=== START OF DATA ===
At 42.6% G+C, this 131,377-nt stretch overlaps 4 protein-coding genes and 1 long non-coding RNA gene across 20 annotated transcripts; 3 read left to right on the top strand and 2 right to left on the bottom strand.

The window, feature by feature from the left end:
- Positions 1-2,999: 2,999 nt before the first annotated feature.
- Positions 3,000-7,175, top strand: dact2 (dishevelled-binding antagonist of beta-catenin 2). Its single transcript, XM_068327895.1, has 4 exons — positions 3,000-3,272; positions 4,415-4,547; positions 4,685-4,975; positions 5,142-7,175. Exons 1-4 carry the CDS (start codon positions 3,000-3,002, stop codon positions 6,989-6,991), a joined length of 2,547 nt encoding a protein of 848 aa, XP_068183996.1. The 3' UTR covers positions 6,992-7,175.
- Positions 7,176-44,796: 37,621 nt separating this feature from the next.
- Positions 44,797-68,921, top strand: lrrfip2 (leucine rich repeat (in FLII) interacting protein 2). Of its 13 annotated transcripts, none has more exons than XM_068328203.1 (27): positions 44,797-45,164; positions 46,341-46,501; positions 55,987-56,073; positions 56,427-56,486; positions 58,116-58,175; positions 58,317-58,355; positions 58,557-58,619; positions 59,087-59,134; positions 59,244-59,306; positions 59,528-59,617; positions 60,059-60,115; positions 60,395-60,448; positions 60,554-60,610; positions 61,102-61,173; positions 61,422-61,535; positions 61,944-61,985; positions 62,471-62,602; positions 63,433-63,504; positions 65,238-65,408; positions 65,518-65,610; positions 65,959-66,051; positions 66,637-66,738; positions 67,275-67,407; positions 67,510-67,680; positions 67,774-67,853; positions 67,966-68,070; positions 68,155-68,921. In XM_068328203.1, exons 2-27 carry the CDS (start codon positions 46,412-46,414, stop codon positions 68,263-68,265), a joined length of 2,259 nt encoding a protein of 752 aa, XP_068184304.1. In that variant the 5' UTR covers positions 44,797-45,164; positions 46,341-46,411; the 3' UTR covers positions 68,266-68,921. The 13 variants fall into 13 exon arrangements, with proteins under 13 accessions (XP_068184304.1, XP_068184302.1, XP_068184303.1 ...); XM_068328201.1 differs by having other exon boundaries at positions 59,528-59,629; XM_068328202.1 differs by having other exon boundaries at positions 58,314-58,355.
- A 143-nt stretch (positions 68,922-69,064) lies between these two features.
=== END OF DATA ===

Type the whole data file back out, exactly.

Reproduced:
At 42.6% G+C, this 131,377-nt stretch overlaps 4 protein-coding genes and 1 long non-coding RNA gene across 20 annotated transcripts; 3 read left to right on the top strand and 2 right to left on the bottom strand.

The window, feature by feature from the left end:
- Positions 1-2,999: 2,999 nt before the first annotated feature.
- Positions 3,000-7,175, top strand: dact2 (dishevelled-binding antagonist of beta-catenin 2). Its single transcript, XM_068327895.1, has 4 exons — positions 3,000-3,272; positions 4,415-4,547; positions 4,685-4,975; positions 5,142-7,175. Exons 1-4 carry the CDS (start codon positions 3,000-3,002, stop codon positions 6,989-6,991), a joined length of 2,547 nt encoding a protein of 848 aa, XP_068183996.1. The 3' UTR covers positions 6,992-7,175.
- Positions 7,176-44,796: 37,621 nt separating this feature from the next.
- Positions 44,797-68,921, top strand: lrrfip2 (leucine rich repeat (in FLII) interacting protein 2). Of its 13 annotated transcripts, none has more exons than XM_068328203.1 (27): positions 44,797-45,164; positions 46,341-46,501; positions 55,987-56,073; positions 56,427-56,486; positions 58,116-58,175; positions 58,317-58,355; positions 58,557-58,619; positions 59,087-59,134; positions 59,244-59,306; positions 59,528-59,617; positions 60,059-60,115; positions 60,395-60,448; positions 60,554-60,610; positions 61,102-61,173; positions 61,422-61,535; positions 61,944-61,985; positions 62,471-62,602; positions 63,433-63,504; positions 65,238-65,408; positions 65,518-65,610; positions 65,959-66,051; positions 66,637-66,738; positions 67,275-67,407; positions 67,510-67,680; positions 67,774-67,853; positions 67,966-68,070; positions 68,155-68,921. In XM_068328203.1, exons 2-27 carry the CDS (start codon positions 46,412-46,414, stop codon positions 68,263-68,265), a joined length of 2,259 nt encoding a protein of 752 aa, XP_068184304.1. In that variant the 5' UTR covers positions 44,797-45,164; positions 46,341-46,411; the 3' UTR covers positions 68,266-68,921. The 13 variants fall into 13 exon arrangements, with proteins under 13 accessions (XP_068184304.1, XP_068184302.1, XP_068184303.1 ...); XM_068328201.1 differs by having other exon boundaries at positions 59,528-59,629; XM_068328202.1 differs by having other exon boundaries at positions 58,314-58,355.
- A 143-nt stretch (positions 68,922-69,064) lies between these two features.